Urea is the chief nitrogenous waste of mammals. Most of our nitrogenous waste comes from the breakdown of amino acids. This occurs by deamination.
Fig. 188.8.131.52 Deamination
Deamination of amino acids results in the production of ammonia (NH3). Ammonia is an extremely toxic base and its accumulation in the body would quickly be fatal. However, the liver contains a system of carrier molecules and enzymes which quickly converts the ammonia (and carbon dioxide) into urea. This is called the urea cycle.
The Urea Cycle
Fig. 184.108.40.206 The Urea cycle
One turn of the cycle:
- consumes 2 molecules of ammonia
- consumes 1 molecule of carbon dioxide
- creates 1 molecule of urea ((NH2)2CO
- regenerates a molecule of ornithine for another turn.
Although our bodies cannot tolerate high concentrations of urea, it is much less poisonous than ammonia. Urea is removed efficiently by the kidneys.
Problems in Urea Cycle
There are several inherited diseases of the urea cycle caused by mutations in genes encoding one or another of the necessary enzymes. The most common of these is an inherited deficiency of ornithine transcarbamylase, an enzyme needed for the conversion of ornithine to citrulline. It results in elevated levels of ammonia that may be so high as to be life-threatening. It is an X-linked disorder; therefore most commonly seen in males. It can be cured by a liver transplant. It can also be caused by a liver transplant! In 1998, an Austrian woman was given a new liver from a male cadaver who - unknown to the surgeons - had a mutation in his single ornithine transcarbamylase gene. The woman's blood level of ammonia shot up, and she died a few days later.
Humans also excrete a second nitrogenous waste, uric acid. It is the product of nucleic acid, not protein, metabolism. It is produced within peroxisomes. Uric acid is only slightly soluble in water and easily precipitates out of solution forming needlelike crystals of sodium urate. These contribute to the formation of kidney stones and produce the excruciating pain of gout when deposited in the joints.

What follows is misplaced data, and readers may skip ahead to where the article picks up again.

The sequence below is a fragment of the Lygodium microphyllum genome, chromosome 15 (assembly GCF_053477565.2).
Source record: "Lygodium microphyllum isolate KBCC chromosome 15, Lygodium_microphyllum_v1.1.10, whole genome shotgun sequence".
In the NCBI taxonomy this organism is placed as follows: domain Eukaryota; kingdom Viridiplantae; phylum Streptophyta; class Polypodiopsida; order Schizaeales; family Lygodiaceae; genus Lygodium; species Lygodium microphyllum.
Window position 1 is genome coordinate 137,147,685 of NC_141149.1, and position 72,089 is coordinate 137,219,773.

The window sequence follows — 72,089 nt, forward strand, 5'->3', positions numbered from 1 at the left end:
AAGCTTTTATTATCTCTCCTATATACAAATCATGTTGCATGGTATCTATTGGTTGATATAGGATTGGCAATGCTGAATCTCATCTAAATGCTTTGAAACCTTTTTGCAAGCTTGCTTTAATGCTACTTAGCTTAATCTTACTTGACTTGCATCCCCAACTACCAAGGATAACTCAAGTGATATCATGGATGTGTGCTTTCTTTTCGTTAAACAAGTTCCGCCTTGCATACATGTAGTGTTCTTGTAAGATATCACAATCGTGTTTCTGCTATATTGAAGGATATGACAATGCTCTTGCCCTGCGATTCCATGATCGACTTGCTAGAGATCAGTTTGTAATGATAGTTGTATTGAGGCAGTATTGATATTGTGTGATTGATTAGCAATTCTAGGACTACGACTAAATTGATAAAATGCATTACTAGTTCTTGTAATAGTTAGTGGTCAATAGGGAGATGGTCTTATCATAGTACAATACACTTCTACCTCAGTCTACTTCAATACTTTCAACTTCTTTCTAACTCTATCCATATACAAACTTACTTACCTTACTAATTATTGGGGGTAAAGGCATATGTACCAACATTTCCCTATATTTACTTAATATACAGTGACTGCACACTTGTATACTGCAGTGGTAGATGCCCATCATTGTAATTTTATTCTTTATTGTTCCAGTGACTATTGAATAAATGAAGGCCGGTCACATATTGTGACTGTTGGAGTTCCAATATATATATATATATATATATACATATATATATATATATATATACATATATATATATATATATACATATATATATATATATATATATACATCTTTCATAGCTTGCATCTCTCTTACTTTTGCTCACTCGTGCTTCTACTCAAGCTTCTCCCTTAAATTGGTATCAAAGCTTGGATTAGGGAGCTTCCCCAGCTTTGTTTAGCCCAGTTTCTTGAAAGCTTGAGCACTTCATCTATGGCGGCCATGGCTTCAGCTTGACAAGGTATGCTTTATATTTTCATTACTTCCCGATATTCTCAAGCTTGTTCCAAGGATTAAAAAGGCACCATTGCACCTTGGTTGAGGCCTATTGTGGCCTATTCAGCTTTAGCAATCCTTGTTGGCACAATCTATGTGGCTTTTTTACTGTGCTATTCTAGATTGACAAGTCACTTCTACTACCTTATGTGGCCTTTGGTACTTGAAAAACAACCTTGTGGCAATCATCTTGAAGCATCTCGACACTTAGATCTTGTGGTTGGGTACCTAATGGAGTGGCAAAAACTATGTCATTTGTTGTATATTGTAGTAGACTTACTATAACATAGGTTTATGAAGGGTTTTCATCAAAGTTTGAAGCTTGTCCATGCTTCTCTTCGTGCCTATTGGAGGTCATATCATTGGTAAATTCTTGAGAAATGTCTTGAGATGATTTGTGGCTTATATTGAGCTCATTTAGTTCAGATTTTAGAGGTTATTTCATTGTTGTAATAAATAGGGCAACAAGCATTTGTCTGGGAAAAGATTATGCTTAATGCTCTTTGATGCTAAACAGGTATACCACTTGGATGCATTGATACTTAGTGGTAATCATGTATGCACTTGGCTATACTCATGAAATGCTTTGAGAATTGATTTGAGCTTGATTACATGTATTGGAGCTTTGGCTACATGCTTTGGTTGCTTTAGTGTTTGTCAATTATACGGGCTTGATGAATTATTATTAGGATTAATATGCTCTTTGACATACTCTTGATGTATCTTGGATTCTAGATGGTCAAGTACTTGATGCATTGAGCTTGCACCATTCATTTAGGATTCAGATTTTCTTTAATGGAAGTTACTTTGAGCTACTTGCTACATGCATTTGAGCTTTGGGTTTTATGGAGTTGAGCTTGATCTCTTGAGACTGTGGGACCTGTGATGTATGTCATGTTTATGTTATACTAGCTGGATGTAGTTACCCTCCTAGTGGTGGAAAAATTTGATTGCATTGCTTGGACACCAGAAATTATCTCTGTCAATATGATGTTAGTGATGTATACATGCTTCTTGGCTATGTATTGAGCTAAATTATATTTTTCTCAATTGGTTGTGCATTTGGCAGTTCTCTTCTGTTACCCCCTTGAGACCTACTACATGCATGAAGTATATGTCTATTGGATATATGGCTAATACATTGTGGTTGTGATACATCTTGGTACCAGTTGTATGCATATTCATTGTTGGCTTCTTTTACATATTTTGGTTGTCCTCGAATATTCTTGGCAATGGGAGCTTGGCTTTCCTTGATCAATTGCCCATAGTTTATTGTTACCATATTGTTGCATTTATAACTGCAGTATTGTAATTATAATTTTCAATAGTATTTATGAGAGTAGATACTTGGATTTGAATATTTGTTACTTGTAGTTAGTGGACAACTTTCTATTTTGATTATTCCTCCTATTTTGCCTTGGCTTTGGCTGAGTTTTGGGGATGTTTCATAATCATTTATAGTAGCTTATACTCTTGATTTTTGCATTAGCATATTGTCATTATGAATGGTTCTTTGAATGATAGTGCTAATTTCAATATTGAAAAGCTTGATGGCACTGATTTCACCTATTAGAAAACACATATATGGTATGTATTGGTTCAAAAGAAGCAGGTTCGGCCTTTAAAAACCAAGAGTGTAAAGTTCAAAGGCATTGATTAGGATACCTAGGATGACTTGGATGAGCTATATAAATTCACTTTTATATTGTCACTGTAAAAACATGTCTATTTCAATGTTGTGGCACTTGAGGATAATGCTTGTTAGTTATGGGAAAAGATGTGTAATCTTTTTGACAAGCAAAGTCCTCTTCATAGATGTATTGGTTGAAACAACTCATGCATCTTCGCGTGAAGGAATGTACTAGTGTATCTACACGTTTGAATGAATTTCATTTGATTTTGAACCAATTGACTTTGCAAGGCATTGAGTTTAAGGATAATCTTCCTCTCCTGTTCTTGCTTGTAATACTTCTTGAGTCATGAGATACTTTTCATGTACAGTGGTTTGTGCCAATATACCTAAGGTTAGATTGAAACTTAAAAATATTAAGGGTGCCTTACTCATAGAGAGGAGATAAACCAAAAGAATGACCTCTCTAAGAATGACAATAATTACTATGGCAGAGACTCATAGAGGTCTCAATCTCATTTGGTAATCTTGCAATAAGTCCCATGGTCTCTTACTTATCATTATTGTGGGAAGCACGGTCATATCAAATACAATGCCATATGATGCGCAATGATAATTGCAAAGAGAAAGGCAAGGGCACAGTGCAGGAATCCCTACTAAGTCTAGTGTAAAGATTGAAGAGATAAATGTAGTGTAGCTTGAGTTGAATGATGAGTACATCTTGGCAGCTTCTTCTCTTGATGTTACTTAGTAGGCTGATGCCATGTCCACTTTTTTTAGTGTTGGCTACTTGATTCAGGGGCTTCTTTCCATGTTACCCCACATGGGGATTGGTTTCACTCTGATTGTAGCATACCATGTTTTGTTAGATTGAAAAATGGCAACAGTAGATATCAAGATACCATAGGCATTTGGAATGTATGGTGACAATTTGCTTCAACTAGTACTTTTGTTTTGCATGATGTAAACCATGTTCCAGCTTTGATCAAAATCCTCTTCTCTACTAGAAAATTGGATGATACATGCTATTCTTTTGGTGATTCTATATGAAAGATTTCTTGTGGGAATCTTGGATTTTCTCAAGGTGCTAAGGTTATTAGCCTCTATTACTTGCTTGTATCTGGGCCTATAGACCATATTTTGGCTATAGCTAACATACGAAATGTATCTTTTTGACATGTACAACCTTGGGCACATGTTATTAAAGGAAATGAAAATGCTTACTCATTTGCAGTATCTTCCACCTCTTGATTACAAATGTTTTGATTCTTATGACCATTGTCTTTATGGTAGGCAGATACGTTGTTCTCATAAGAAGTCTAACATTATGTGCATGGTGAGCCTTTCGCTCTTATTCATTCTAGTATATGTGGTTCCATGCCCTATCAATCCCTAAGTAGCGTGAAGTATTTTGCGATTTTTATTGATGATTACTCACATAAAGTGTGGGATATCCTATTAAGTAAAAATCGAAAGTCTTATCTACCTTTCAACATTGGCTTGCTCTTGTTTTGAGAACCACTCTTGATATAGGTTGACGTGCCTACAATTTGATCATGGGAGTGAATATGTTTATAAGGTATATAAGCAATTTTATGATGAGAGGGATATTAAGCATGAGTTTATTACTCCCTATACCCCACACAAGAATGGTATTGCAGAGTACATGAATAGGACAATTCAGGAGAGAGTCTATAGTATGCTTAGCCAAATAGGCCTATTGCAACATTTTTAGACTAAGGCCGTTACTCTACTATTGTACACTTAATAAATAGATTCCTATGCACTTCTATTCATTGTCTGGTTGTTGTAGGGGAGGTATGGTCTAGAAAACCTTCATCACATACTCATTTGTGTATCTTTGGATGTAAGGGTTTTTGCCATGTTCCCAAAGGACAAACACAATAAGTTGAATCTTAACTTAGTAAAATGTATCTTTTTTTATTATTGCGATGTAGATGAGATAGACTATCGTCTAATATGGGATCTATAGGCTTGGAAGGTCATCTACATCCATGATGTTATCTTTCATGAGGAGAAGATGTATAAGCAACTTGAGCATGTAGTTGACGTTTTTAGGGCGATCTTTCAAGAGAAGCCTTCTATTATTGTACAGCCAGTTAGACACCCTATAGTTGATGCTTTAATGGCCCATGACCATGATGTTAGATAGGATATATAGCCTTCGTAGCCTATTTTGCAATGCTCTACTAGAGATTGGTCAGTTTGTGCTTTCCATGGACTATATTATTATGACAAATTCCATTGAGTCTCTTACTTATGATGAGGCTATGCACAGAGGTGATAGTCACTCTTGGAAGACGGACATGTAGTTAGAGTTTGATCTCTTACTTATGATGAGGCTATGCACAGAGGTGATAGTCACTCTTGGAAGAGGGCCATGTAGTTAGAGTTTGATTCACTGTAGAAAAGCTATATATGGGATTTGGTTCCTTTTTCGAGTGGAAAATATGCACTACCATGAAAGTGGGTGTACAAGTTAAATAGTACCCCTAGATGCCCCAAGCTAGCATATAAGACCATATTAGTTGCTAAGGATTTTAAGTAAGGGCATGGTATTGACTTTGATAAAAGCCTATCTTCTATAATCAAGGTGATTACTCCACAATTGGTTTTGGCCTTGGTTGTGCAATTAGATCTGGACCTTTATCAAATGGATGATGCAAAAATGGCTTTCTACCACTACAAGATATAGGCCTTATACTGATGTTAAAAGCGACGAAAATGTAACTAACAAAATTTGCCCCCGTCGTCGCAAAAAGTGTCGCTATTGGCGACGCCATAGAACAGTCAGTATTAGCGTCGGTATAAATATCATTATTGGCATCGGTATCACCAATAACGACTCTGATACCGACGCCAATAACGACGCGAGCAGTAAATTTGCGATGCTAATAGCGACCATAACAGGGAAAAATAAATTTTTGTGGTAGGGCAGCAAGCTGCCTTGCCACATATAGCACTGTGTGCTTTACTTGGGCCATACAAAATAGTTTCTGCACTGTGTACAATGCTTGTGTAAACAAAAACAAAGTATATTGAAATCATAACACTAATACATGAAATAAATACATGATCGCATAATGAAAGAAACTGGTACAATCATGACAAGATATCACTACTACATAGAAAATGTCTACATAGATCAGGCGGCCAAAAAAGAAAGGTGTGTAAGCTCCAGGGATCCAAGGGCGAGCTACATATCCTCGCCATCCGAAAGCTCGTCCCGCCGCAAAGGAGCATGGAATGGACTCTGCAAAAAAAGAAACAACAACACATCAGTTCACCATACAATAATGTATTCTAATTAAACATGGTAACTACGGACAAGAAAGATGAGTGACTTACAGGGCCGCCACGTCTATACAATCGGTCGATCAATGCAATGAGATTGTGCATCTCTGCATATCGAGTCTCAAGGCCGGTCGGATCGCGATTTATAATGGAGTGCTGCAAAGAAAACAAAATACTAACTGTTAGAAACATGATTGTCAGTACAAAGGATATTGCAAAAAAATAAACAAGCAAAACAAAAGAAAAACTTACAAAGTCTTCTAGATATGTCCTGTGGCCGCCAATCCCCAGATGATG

Curiously, our kidneys reclaim most of the uric acid filtered at the glomeruli. Why, if it can cause problems?
- Uric acid is a potent antioxidant and thus can protect cells from damage by reactive oxygen species (ROS).
- The concentration of uric acid is 100-times greater in the cytosol than in the extracellular fluid. So when lethally-damaged cells release their contents, crystals of uric acid form in the vicinity. These enhance the ability of nearby dendritic cells to "present" any antigens released at the same time to T cells leading to a stronger immune response.
So the risk of kidney stones and gout may be the price we pay for these protections.
Most mammals have an enzyme - uricas - for breaking uric acid down into a soluble product. However, during the evolution of great apes and humans, the gene encoding uricase became inactive. A predisposition to gout is our legacy.
Uric acid is the chief nitrogenous waste of insects, lizards and snakes and birds. It is the whitish material that birds leave on statues. These animals convert the waste products of protein metabolism as well as nucleic acid metabolism into uric acid. Because of its low solubility in water, these animals are able to eliminate waste nitrogen with little loss of water.